On Specific Films
Texts by Harun Farocki
Anthologies on Harun Farocki’s work
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*On the Idea of a Molecular Seminar:
What exactly is a molecular seminar? Inspired by, among other things, our last discussions with Silvia and Graeme and the lectures from the Deleuze seminars which they prepared for us - we would like to imagine a seminar, focusing on some recurring issues in Harun Farocki's work, that would not be ‘lead’ by anyone in particular. And the statements or questions to be formulated through the screening series would not all be pre-planned. Rather we would create a situation, with some prepared elements to help frame a process of thought, some invited guests and some selected films. Then we would devote a few days for this prepared material. Finally, we would devote an entire afternoon to short statements or presentations (by those who would like) raising questions or ideas, which the screenings have stimulated or helped crystallize. We will keep a schedule in the space on Thursday and Friday, and people can sign up to make small presentations.
We would like to thank Harun, Antje, Tom, Jill, Jonathan, Anjalika, and Kodwo for making this event happen.
Arbeiter verlassen die Fabrik (Workers Leaving the Factory), 1995
Something Becomes Visible is a series of conversations and screenings which will hopefully stimulate thoughts, questions and statements about our contemporary world. The seminar will unfold over the course of three days. There will be a lot of time devoted to watching the films. And we will use Saturday as a day to collectively formulate the questions that have emerged. We will conclude with a conversation with Harun Farocki. To help situate the work and the research, we will also have contributions from Benjamin Young, Tom Keenan, Jill Godmilow, Jonathan Kahana, and other guests / participants.
Ben has worked extensively in reviewing and preparing the material for this series and he will introduce the seminar on Thursday. Tom will follow up on Friday framing some of the questions he has been visiting through Harun's practice. Hopefully these efforts will stimulate a horizontal and contagious conversation, which should evolve further on Saturday.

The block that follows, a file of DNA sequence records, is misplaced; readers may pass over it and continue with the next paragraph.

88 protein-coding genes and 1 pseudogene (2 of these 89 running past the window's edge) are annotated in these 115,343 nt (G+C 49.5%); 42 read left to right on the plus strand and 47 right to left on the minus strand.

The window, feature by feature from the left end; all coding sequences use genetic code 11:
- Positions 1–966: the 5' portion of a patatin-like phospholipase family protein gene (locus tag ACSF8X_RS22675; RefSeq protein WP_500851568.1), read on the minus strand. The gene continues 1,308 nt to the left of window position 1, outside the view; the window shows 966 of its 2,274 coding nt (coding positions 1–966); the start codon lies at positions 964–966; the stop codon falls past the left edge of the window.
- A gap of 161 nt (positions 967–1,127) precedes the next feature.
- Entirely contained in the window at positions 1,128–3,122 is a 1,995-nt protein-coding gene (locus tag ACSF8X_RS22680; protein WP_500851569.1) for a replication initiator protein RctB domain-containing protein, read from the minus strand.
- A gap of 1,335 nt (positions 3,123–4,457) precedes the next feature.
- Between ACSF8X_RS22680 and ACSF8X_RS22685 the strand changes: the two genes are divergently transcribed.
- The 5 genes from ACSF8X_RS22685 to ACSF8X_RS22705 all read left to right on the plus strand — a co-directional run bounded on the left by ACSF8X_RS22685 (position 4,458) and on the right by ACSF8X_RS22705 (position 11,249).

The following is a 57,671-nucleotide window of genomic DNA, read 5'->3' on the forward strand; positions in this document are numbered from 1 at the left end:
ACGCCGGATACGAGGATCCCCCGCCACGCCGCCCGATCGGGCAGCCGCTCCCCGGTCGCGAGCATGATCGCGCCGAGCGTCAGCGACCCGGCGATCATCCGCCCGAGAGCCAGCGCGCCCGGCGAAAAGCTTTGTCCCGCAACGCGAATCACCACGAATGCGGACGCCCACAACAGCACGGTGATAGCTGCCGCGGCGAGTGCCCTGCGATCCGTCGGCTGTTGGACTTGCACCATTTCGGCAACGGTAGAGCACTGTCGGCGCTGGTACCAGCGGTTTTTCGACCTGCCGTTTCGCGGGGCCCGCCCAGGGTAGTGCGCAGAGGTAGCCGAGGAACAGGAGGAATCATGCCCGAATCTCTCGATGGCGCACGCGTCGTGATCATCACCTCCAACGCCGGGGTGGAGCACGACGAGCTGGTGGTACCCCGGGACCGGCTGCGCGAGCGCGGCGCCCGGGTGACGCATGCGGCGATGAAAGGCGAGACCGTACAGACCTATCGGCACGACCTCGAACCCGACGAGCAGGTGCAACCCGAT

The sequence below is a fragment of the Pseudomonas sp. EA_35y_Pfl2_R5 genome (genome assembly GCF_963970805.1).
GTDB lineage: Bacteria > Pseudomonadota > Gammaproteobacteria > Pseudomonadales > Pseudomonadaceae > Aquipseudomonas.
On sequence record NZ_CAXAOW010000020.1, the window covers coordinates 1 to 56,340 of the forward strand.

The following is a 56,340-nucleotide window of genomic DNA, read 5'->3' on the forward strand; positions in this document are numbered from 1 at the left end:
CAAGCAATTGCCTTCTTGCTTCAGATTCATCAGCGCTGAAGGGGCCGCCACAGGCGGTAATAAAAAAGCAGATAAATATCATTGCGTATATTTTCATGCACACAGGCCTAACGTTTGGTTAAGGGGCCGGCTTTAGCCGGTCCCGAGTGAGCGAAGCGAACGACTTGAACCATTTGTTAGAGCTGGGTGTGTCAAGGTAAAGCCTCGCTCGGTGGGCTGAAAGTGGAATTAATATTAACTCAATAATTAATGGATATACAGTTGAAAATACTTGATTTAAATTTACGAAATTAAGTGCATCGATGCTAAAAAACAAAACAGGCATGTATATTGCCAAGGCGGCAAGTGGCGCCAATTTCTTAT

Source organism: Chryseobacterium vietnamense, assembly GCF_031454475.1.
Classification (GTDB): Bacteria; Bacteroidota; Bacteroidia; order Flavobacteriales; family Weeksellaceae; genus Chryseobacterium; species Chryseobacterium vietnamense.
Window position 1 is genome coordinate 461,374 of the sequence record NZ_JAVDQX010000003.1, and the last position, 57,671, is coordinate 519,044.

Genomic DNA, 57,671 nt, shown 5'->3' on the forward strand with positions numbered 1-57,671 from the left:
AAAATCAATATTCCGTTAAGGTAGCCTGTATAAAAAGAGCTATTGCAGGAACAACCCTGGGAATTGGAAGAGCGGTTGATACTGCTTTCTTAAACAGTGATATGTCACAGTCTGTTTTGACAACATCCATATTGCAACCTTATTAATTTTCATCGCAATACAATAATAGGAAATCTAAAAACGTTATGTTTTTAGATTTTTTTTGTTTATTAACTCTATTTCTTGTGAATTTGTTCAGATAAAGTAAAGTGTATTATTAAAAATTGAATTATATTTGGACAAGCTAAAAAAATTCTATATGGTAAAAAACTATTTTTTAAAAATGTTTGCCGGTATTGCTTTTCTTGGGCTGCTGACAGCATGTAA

The idea of this molecular seminar actually begins with a modest idea by Harun Farocki and Antje Ehmann to have a discussion together at 16 Beaver.
Harun's work has been a very strong reference point in the practices of a number of individuals who have contributed to the development of the space. Since his earliest films in the 1960’s, Harun Farocki has been attempting to discover and develop a political practice of cinema. Taking his cue from the commitment of artists like Daniéle Huillet and Jean-Marie Straub, Farocki, in this 40 plus years, has amassed an impressive body of cinematic works. They are works which not only trace his personal political engagements, interests, or reflections on the human condition in the age of machines; they also serve as a formidable archive of research into images, histories of production, technologies and techniques which act upon, condition, and produce subjects. His works also act, in some respects, to affirm or discover a vocation for the techniques and apparatuses created by and available to humans (including cinema or photography), by putting them relentlessly on trial.
So the first question, we might ask, reformulating Jill Godmilow's What Farocki Taught, is What can Harun help us see, say, ask today? What kinds of discussions or ideas could his works bring to the fore?
And it is thus that Harun and Antje's original suggestion has evolved into the idea of a compact screening series which might do more than simply compile some of our favorite works or bring to the space someone whose work many of us admire.
How to use the films as a catalyst to help us formulate different positions, proposals, questions, or ideas we think are critical today?
We settled on a criteria for selecting the films, choosing to focus on a few inter-related points of interest:
B. Labor, Work, and the Production of Subjects and Objects.
C. Vision, Technology, and the Industrial Production of Destruction.
We came up with a schedule that would allow for some conversations around the work and watching some of the films (Day 1 and Day 2) followed by some time devoted to reflections/responses by participants and finally a conversation with Harun (Day 3):
Thursday, November 18, 7:00-9:30pm
This first conversation, led by Benjamin Young, will introduce some important films, themes, and critical observations.
Friday, November 19, 4:00-9:15pm
A second conversation, with Tom Keenan, will be followed by a screening of several of Harun’s films.
Saturday, November 20, 2:00-11:00pm
Part I will be devoted to reflections and articulations by invited guests and participants of the seminar. Among the confirmed contributors will be Jill Godmilow and Jonathan Kahana.
Part II will begin with a short screening and then a collectively moderated conversation with Harun Farocki.
For a full schedule, see the links at the top left of this page or simply click here.